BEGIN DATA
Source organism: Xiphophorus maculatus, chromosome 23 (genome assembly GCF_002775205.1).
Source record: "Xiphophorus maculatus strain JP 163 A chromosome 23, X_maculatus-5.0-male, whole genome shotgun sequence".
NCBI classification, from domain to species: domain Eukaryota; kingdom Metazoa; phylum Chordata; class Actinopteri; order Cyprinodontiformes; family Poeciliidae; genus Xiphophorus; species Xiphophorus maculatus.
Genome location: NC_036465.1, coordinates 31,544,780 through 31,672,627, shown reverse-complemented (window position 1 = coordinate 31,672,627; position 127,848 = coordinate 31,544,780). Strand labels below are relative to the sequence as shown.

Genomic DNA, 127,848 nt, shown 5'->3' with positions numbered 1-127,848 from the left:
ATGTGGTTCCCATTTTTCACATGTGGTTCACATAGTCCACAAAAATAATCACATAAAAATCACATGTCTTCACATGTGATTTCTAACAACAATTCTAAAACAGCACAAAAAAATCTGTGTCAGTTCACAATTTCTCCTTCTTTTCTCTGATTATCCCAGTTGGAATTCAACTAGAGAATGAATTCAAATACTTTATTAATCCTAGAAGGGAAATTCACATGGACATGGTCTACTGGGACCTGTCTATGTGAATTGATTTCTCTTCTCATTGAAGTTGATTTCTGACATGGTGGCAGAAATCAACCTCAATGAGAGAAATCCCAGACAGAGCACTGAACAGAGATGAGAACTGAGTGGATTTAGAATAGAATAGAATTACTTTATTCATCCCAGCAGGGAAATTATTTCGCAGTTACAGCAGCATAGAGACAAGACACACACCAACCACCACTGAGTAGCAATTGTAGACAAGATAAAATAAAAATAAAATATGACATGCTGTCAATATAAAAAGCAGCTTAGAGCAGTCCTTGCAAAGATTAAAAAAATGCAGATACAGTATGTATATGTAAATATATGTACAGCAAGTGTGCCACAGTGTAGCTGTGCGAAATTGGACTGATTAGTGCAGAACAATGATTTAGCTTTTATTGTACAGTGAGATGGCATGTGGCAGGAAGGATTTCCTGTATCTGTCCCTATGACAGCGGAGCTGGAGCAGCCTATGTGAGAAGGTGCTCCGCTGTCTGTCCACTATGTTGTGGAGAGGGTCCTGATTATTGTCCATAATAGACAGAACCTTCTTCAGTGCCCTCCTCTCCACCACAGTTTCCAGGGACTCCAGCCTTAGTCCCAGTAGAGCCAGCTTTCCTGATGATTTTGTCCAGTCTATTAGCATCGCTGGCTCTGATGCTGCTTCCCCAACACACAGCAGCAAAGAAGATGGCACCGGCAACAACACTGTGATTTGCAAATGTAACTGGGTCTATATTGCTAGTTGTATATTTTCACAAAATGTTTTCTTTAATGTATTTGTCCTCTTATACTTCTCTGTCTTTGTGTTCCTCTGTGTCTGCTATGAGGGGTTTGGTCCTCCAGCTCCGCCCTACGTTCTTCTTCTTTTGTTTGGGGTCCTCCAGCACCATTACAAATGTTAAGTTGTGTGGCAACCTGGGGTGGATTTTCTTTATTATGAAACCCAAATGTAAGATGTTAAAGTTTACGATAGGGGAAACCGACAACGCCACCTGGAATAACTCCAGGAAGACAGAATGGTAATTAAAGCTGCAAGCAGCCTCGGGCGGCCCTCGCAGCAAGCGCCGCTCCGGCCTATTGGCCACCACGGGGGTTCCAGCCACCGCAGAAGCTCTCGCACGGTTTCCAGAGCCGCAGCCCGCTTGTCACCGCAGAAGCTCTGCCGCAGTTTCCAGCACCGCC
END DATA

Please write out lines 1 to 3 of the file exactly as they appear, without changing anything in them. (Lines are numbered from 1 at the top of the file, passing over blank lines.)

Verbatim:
Source organism: Xiphophorus maculatus, chromosome 23 (genome assembly GCF_002775205.1).
Source record: "Xiphophorus maculatus strain JP 163 A chromosome 23, X_maculatus-5.0-male, whole genome shotgun sequence".
NCBI classification, from domain to species: domain Eukaryota; kingdom Metazoa; phylum Chordata; class Actinopteri; order Cyprinodontiformes; family Poeciliidae; genus Xiphophorus; species Xiphophorus maculatus.